Smoked Brisket Taco Plate - Obviously, the first thing you're going to want to make sure you have on hand is some leftover brisket, once that gets reheated we can put a nice pile to start off our plate.
The salsa is super quick. In a blender combine a can of Ro-Tel, diced green chiles, 1 teaspoon of cumin seeds, 4 chile de arbol, 1/2 yellow onion and a splash of white vinegar.
Next we slice red peppers into rings the broil them until blistered.
The last step is charring the corn tortillas over an open flame until soft and blackened in spots. Now we can finish building the plate. Fold three tortillas on the plate, then top the brisket with shredded pepperjack cheese. Next up ladle the salsa into a cup and place the charred peppers next to the brisket.
The only thing left to do is to construct the DIY tacos. We absolutely loved the barbacoa similarities the brisket possesses, while still bringing the BBQ smokiness to the table. The cumin heavy salsa and sweet peppers just added additional levels to the whole incredible experience.
Solemn Oath Scare-Ball - Thinking we were relegated to only have offerings from this standout suburban Chicago brewery on drafts at our local watering holes, you can imagine our delight when we started seeing 22 oz. bombers of their delicious brew showing up on store shelves. Our first bottle we cracked open was Scare-Ball, that came adorned with a label that could double as heavy metal album art. An imperial pilsner lager that true to its name pours a pale yellow with foamy top and a lot of effervescence. The aroma as well stays pretty true to a classic European pilsner, yeasty and lemony but with a hoppy nose that hints at things to come. After the first sip, it becomes pretty apparent that this is not your ordinary crisp and light lager. It hits a bitter hoppy note almost immediately followed by a malty sweetness lending itself to a more viscous mouthfeel than your average pilsner. Upping the ante even more is the booziness of the beer, putting the "imperial" in the Imperial Pilsner. The beer clocks in at close to 9.5% ABV which means; drink these pilsners like you would a regular pilsner and you're pretty much guaranteed a night you will not remember. It's a great (albeit deceptively strong) beer and a totally unique style that fit the bill nicely when it came to pairing up the tacos.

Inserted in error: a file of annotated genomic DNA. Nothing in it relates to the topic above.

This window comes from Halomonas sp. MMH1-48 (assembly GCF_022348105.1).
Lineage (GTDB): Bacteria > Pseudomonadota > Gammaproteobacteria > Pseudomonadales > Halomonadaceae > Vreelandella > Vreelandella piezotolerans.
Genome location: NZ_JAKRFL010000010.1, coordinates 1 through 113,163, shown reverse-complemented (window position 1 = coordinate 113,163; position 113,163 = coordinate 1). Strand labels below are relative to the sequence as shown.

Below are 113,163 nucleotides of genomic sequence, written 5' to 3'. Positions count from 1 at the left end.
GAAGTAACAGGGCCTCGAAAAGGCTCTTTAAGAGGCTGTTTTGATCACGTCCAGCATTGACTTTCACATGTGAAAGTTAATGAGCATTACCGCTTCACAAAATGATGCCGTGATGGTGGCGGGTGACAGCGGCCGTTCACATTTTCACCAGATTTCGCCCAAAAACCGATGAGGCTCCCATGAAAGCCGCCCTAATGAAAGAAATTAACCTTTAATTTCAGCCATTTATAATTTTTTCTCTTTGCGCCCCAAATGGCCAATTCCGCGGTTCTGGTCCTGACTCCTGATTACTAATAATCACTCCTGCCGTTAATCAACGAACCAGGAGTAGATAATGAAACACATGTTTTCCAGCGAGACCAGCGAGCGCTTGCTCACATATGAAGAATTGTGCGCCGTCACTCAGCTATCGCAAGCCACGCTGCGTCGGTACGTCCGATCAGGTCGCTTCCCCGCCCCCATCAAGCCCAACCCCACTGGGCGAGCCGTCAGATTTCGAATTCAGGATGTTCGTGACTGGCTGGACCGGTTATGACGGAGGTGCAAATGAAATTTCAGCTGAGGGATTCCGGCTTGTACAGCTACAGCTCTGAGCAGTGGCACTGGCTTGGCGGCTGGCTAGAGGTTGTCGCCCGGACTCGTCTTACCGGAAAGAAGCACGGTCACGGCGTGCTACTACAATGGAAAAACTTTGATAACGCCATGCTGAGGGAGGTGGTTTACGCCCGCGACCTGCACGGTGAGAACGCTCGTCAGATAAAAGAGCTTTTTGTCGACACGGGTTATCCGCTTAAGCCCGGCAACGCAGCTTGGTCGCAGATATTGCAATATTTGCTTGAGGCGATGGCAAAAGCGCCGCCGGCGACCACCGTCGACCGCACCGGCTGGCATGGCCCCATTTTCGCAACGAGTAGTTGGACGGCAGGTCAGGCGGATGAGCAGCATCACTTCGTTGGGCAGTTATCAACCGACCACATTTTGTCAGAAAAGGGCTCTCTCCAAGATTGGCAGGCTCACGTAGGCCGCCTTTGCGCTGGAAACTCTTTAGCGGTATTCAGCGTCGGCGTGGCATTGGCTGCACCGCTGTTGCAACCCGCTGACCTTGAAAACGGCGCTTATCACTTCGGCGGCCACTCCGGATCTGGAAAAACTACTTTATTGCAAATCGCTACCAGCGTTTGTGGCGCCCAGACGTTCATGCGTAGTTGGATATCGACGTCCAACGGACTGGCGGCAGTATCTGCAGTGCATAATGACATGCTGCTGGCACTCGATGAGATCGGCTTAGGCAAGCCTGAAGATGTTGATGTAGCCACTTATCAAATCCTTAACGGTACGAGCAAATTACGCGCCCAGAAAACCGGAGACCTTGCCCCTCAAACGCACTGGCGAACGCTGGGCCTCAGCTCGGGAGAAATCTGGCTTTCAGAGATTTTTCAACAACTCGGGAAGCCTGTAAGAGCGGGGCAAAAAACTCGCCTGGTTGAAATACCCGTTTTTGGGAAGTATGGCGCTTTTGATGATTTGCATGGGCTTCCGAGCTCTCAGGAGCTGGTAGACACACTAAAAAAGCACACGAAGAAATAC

Kyng "Burn the Serum" - The sophomore release from this incredible California power trio rivals their debut "Trampled Sun" meaning no sophomore slump here. In fact, "Burn the Serum" starts off with the blistering title track that picks up where the debut leaves off. Heavy and melodic, it follows the same formula as "Falling Down", the best track off the debut. Sharing some similarities with The Sword and Red Fang, the song slams. The band doesn't let up either, "Lost One" is a heavy number with really melodic vocals. "Electric Halo" starts off with a dark Dio-era Sabbath riff but then mellows out to a catchy medium-paced track. The band tunes down and sludges out a little with "Faraway" save for the summery 90s alternative vocals. "The Ode" sounds like classic Pepper-era CoC, featuring an absolutely killer riff while "In the Land of Pigs" is nice slice of Mastodon-style prog-metal. "Big Ugly Me" is a huge number with arena worthy vocals behind a wall of guitars is the trademark of the song until a cool, dark little shuffle shows up in the bridge. The album closes with the chill and acoustic "Paper Heart Rose" having more in common with Blind Melon than anyone else. The band again shows their versatility on an album that has a little bit of everything with the common thread of being really catchy and melodic hard rock.